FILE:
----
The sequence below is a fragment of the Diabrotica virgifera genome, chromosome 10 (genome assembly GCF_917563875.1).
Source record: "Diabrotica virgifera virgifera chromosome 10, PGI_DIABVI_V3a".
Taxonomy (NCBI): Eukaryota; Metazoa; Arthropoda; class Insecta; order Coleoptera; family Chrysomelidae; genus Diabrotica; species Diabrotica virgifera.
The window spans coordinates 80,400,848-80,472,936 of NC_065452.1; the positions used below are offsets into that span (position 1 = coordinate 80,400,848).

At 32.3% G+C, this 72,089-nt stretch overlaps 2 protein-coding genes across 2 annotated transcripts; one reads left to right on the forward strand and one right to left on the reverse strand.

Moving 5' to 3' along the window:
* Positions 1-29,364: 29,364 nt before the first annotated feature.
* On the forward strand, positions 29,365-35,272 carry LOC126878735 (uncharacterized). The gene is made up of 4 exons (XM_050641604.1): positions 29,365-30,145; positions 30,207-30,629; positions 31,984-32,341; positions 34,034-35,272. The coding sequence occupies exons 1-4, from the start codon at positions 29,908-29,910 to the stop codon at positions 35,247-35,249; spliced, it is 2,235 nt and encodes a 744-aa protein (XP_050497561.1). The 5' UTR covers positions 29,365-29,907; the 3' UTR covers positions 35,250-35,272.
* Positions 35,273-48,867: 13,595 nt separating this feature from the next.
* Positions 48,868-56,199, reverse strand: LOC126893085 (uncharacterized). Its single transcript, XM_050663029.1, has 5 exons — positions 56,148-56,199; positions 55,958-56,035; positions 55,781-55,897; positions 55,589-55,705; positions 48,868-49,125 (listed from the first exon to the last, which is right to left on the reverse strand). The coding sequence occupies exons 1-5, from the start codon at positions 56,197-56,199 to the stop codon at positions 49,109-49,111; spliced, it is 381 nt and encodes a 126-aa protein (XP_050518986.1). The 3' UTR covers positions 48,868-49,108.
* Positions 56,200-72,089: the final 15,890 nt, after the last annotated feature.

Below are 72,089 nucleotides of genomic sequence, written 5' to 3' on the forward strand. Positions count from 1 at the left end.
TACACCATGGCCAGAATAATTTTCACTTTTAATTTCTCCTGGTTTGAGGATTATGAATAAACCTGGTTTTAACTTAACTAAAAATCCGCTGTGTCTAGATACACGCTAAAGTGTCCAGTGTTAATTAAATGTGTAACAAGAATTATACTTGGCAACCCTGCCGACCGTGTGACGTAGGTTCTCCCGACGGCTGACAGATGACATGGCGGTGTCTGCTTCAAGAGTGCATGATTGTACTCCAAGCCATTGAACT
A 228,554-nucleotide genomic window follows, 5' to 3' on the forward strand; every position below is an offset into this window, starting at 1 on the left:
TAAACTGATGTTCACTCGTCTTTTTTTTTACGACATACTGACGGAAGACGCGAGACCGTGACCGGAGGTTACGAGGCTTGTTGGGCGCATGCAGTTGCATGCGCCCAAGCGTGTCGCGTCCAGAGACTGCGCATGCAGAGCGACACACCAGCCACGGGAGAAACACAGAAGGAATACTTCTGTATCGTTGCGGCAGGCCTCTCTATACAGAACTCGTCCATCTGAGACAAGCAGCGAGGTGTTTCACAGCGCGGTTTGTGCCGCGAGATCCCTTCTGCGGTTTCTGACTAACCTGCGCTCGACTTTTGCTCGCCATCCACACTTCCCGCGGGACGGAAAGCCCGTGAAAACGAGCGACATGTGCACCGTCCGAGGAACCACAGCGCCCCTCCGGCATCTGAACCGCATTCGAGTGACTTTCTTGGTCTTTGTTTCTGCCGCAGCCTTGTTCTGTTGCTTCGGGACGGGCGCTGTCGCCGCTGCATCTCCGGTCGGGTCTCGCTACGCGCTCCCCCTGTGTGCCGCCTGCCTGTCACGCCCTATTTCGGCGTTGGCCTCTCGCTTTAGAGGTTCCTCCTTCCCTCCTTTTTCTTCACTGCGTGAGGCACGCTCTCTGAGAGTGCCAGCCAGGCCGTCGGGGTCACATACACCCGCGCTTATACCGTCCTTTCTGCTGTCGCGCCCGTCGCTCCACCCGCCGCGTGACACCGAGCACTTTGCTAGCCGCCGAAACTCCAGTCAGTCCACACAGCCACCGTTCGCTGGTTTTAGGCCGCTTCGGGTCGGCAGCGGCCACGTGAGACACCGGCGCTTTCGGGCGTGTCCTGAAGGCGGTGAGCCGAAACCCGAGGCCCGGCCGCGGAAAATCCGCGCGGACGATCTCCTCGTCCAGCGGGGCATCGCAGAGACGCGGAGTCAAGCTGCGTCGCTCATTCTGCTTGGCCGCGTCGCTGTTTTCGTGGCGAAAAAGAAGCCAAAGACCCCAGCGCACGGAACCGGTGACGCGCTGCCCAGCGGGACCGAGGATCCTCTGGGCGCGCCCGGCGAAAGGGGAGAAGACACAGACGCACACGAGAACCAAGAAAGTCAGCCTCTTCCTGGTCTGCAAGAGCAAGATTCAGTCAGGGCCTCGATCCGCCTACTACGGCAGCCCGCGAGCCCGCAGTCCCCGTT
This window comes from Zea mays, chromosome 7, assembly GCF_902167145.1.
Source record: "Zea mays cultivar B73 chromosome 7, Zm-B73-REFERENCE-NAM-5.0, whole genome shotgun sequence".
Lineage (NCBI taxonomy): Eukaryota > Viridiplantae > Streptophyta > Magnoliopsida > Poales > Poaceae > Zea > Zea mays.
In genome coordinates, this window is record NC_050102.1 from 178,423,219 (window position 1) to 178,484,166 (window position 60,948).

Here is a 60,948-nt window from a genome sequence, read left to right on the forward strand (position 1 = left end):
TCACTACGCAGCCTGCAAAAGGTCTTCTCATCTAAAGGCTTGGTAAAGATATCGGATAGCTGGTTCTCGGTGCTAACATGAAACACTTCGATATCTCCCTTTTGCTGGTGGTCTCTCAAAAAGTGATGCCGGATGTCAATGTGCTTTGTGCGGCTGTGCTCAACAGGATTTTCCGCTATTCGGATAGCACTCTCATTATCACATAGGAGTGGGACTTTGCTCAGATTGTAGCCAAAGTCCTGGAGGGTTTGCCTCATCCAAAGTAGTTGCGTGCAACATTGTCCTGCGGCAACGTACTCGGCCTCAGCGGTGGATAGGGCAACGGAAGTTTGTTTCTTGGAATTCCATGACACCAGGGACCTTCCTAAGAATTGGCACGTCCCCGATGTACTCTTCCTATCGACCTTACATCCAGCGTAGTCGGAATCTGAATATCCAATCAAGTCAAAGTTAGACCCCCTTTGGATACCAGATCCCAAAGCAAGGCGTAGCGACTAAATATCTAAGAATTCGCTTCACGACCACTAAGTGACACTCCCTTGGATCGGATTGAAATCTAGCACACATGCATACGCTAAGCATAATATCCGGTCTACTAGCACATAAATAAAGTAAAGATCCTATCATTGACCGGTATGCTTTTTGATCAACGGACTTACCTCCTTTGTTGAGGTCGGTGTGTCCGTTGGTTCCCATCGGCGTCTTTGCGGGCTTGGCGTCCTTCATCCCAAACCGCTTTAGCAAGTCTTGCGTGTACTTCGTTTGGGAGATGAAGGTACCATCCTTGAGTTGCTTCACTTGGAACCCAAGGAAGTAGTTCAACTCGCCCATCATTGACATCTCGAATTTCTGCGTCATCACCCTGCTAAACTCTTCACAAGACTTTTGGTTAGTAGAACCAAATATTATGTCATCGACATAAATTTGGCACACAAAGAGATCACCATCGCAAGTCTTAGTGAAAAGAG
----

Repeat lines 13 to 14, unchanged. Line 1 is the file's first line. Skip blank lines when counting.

TACACCATGGCCAGAATAATTTTCACTTTTAATTTCTCCTGGTTTGAGGATTATGAATAAACCTGGTTTTAACTTAACTAAAAATCCGCTGTGTCTAGATACACGCTAAAGTGTCCAGTGTTAATTAAATGTGTAACAAGAATTATACTTGGCAACCCTGCCGACCGTGTGACGTAGGTTCTCCCGACGGCTGACAGATGACATGGCGGTGTCTGCTTCAAGAGTGCATGATTGTACTCCAAGCCATTGAACT
A 228,554-nucleotide genomic window follows, 5' to 3' on the forward strand; every position below is an offset into this window, starting at 1 on the left: